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REVIEW ARTICLE
Year : 2021  |  Volume : 3  |  Issue : 1  |  Page : 14-21

Biology's Contributions to Social Psychiatry's Future


Department of Drug Design and Development, National Institute on Aging, Baltimore, Maryland; Aristea Translational Medicine Corp., Park City, Utah, USA

Correspondence Address:
Dr Robert E Becker
Aristea Translational Medicine Corp., 3435 Cedar Drive, Park City, Utah 84098
USA
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Source of Support: None, Conflict of Interest: None


DOI: 10.4103/wsp.wsp_81_20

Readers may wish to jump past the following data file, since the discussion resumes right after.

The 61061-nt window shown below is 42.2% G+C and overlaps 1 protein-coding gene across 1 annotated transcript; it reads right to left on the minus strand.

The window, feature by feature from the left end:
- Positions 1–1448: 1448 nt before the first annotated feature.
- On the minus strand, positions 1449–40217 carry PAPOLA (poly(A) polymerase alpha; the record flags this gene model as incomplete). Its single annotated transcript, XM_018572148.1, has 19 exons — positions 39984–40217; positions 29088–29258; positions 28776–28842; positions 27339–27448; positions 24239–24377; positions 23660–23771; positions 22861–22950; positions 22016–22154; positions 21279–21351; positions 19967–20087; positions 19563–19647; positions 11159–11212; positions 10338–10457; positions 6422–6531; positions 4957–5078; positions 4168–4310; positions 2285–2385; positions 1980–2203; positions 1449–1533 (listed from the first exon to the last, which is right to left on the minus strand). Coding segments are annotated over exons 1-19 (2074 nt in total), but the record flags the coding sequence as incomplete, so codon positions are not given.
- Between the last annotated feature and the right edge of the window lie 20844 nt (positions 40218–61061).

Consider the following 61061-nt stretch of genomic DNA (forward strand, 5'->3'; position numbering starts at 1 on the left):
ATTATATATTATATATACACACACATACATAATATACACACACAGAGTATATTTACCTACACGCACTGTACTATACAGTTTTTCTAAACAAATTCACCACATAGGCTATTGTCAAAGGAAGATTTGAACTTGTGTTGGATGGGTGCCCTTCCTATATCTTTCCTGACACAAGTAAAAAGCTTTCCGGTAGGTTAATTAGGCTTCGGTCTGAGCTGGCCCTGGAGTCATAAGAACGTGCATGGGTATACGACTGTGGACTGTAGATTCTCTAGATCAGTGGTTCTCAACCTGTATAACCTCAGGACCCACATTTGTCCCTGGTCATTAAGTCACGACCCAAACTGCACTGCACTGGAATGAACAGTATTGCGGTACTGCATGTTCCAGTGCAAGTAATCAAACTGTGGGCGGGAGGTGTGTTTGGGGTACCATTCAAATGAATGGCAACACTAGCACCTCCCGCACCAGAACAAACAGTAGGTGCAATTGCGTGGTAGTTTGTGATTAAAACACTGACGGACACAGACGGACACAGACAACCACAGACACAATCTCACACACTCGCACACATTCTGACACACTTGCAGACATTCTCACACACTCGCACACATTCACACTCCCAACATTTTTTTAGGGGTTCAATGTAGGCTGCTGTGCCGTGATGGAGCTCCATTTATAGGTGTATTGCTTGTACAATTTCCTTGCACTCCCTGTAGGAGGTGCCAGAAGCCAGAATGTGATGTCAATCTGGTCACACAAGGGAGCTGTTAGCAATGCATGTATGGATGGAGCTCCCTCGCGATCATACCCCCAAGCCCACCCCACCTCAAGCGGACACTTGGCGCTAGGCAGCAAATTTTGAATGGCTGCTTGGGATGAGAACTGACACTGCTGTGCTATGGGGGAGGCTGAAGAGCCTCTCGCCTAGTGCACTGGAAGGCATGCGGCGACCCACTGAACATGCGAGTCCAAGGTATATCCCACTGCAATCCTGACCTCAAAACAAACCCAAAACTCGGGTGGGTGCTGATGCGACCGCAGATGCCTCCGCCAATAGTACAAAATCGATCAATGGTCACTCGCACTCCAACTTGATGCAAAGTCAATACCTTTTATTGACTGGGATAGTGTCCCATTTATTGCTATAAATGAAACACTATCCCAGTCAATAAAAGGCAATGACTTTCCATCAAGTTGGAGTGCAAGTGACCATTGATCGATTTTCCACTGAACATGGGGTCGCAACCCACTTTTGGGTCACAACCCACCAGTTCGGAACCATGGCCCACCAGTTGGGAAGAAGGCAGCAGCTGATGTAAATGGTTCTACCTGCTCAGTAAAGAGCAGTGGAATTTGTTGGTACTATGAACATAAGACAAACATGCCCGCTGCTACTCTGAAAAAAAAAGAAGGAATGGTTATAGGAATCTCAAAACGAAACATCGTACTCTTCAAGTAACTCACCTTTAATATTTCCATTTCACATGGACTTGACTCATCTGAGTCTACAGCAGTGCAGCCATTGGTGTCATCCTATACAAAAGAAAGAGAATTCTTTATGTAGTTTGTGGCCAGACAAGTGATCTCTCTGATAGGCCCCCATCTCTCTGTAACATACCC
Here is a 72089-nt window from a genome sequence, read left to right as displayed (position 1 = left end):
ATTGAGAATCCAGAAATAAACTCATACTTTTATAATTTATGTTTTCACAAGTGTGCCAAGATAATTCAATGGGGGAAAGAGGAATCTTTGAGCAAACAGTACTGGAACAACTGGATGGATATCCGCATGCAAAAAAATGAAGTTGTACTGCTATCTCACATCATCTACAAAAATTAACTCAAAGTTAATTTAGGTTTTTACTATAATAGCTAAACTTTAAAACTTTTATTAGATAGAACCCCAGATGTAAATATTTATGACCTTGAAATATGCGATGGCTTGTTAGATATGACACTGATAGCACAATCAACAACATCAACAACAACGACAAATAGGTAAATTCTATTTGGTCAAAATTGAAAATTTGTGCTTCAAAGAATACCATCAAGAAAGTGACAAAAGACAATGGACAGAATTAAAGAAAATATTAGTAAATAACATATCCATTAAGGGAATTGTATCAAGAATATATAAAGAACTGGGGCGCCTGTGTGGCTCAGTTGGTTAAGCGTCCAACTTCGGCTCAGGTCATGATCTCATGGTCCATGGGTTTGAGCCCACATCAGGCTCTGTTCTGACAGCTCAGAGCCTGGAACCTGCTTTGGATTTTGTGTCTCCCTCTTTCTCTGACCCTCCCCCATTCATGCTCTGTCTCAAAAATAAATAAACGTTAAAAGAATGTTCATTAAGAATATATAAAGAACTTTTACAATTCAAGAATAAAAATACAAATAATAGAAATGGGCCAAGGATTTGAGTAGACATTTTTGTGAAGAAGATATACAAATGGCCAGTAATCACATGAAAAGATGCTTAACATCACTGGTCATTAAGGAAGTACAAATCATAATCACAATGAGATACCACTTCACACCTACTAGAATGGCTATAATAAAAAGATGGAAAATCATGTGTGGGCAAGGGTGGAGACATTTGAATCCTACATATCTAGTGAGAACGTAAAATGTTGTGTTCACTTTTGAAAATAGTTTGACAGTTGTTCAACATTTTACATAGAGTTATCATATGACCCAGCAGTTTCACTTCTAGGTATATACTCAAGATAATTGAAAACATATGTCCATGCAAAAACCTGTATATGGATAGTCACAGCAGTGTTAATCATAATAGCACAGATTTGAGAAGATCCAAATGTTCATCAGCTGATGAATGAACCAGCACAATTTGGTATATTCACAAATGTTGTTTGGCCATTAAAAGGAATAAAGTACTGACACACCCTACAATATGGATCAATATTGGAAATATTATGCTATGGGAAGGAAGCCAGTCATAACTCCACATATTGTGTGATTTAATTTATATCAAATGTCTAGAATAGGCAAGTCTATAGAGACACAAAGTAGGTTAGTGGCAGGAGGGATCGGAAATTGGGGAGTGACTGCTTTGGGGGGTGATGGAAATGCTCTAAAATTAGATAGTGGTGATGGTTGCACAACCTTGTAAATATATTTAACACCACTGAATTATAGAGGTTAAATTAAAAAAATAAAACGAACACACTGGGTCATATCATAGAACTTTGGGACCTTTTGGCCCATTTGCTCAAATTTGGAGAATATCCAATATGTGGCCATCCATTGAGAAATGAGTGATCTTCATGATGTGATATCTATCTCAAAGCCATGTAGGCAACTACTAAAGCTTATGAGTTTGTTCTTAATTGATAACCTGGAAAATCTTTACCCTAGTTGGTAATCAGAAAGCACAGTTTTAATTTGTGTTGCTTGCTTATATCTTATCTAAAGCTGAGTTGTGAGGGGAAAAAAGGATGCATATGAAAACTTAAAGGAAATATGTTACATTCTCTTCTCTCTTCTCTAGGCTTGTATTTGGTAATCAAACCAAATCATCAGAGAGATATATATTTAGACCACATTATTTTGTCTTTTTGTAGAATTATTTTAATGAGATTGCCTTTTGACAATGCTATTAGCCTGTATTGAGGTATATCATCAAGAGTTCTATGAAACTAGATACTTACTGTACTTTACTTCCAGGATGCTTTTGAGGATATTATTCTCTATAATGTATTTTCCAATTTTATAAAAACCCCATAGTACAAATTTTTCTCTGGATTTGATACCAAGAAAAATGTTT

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Objective: To create conditions favorable to social psychiatry overcoming constraints on the range of interventions that psychiatry makes available to patients and communities. Methods: The author reviewed the history of psychiatry's range of practices, research, and training from mid-20th century to present and social concerns with future risks to mental health and well-being. Using Medline, Google, legislative sources, and major news reports, he ascertained the relationships among psychiatric activities, social policies, community resources, and public attitudes toward sciences relevant to health care. Results: Since mid-20th century, psychiatry has become increasingly evidence based in molecular and related fields of biology. After mid-20th century, this biological turn eclipsed social psychiatry functions quickly in the United States with the withdrawal of federal public funding and a constriction of commercial funding for patient care. By the 21st century, professional priorities and governmental federalist funding priorities precluded most psychiatric activities beyond office and hospital-based patient care. With these shifts, American psychiatry did not support social psychiatry practices and other international needs for mental health services. Modern biologically oriented psychiatry limits its future abilities to meet national and international social psychiatry needs by not calling upon 21st century evolutionary biological. By fostering balance and integration among individuals, populations, environments, and a group's historical cultural heritage, Darwin's biology validates social psychiatry adapting a full range of primary, secondary, and tertiary preventive mental health-care services, training, and research resources to meet individual and population's needs. Conclusions: A community's needs define psychiatry's social role in health care. Evolutionary biology promises social psychiatry a comprehensive conceptual grounding focused on how an individual and population affect and are affected by their environments and histories. Without this broad scientific foundation, psychiatry may forfeit the opportunity to gain public trust of how science comprehensively informs and supports human health and well-being.


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